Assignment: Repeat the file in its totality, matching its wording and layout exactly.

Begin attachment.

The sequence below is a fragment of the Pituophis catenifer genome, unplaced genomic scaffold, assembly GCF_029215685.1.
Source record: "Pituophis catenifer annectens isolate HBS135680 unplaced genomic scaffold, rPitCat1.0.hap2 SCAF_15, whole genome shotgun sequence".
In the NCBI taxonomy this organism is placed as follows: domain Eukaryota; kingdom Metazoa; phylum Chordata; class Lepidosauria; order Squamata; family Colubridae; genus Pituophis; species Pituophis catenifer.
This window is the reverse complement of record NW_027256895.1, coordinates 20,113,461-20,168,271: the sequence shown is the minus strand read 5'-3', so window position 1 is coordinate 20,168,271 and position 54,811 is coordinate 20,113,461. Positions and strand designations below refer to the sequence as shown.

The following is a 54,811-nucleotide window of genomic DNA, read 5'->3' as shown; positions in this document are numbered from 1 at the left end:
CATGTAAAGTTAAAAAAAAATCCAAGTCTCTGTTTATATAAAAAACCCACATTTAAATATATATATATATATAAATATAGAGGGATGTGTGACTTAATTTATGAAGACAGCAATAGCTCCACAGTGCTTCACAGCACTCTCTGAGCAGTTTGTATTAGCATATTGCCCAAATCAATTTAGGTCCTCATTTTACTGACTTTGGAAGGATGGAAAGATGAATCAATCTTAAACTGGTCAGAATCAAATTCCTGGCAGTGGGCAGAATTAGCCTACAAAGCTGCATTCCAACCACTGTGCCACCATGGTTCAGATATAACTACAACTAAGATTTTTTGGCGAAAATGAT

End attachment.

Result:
The sequence below is a fragment of the Pituophis catenifer genome, unplaced genomic scaffold, assembly GCF_029215685.1.
Source record: "Pituophis catenifer annectens isolate HBS135680 unplaced genomic scaffold, rPitCat1.0.hap2 SCAF_15, whole genome shotgun sequence".
In the NCBI taxonomy this organism is placed as follows: domain Eukaryota; kingdom Metazoa; phylum Chordata; class Lepidosauria; order Squamata; family Colubridae; genus Pituophis; species Pituophis catenifer.
This window is the reverse complement of record NW_027256895.1, coordinates 20,113,461-20,168,271: the sequence shown is the minus strand read 5'-3', so window position 1 is coordinate 20,168,271 and position 54,811 is coordinate 20,113,461. Positions and strand designations below refer to the sequence as shown.

The following is a 54,811-nucleotide window of genomic DNA, read 5'->3' as shown; positions in this document are numbered from 1 at the left end:
CATGTAAAGTTAAAAAAAAATCCAAGTCTCTGTTTATATAAAAAACCCACATTTAAATATATATATATATATAAATATAGAGGGATGTGTGACTTAATTTATGAAGACAGCAATAGCTCCACAGTGCTTCACAGCACTCTCTGAGCAGTTTGTATTAGCATATTGCCCAAATCAATTTAGGTCCTCATTTTACTGACTTTGGAAGGATGGAAAGATGAATCAATCTTAAACTGGTCAGAATCAAATTCCTGGCAGTGGGCAGAATTAGCCTACAAAGCTGCATTCCAACCACTGTGCCACCATGGTTCAGATATAACTACAACTAAGATTTTTTGGCGAAAATGAT